structure "increases smoothly from
one grade to the next in the first four
grades (but) there is a $345. jump bet-
ween the maximum wage paid in grade
four-the highest grade in whicp blacks
are found-and grade five, the first
category in which whites are em-
IRRC also said the company's
"fringe benefits continue to fall short of
those offered at other U.S. sub-

John Navin, ITT's vice president and
corporate secretary, wrote to Herbert
in February that he felt the Little
analysis was unfair because it relied
too heavily on statistics "and is not
designed to make an objective
assessment of the overall contribution
of a particular company in South
NAVIN CITED several accomplish-
ments in other areas, including the cor-
poration's $450,000 contribution over a
ten year period of St. Anthony's School
a multi-racial training center, and its
support of five black South Africans at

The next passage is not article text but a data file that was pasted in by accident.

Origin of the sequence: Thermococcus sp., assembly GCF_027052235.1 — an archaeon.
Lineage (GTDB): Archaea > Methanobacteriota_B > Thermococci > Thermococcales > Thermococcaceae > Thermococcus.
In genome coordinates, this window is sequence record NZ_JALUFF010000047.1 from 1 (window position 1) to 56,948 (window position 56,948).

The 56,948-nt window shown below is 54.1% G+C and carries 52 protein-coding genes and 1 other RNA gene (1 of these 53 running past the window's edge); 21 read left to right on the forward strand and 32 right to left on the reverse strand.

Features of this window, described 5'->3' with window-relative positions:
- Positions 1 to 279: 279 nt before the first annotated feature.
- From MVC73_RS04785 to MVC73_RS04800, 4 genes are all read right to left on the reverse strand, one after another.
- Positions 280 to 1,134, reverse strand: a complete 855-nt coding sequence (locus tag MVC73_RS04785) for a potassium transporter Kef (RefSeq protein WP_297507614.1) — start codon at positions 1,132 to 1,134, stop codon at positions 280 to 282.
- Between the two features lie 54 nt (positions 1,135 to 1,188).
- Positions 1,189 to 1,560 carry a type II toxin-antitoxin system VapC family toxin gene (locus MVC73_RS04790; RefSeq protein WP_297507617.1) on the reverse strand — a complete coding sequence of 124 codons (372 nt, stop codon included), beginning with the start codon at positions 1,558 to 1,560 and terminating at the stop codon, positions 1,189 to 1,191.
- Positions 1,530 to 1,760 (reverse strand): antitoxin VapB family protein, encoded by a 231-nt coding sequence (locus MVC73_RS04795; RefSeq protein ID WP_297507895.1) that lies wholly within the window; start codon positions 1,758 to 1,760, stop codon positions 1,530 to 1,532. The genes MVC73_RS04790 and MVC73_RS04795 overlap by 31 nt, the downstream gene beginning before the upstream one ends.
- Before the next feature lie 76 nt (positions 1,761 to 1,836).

American universities.
Despite the company's concern for
black education, IRRC said that
"unlike almost every other company
interviewed, (the ITT subsidiary) has
no formal program to help employees
finance education for either themselves
or their children.
"The company has also given no in-
dication that it intends to improve its
minimum wage or fringe benefits.
Without improvements in these areas,
few black employees are likely to ob-
tain the discretionary income they need
to attend adult education courses,
school their children, or buy homes,"
IRRC concluded.
MAINTAINING that the University
does not have "enough information to
draw the conclusions IRRC drew,"
Herbert defended his position that ITT
complied with the Regents' resolution.
"I think you have to look at the overall
picture. Part of the wage problem has
been affected by the economic con-
ditions (in South Africa)," he said.
Herbert concurred with ITT's opinion
that Little can ignore a company's out-
side activities. "You have to look at the
principles as a complete package. (The
University) is looking for the com-
panies to be a positive force for change.
They may be slower in one area than in
another for various reasons," he said.
Although Weedon, the Little
representative, would not comment on
the specific case of ITT, he said that
such reasoning was inappropriate. "A
company must meet the basic
See 'U,' Page 11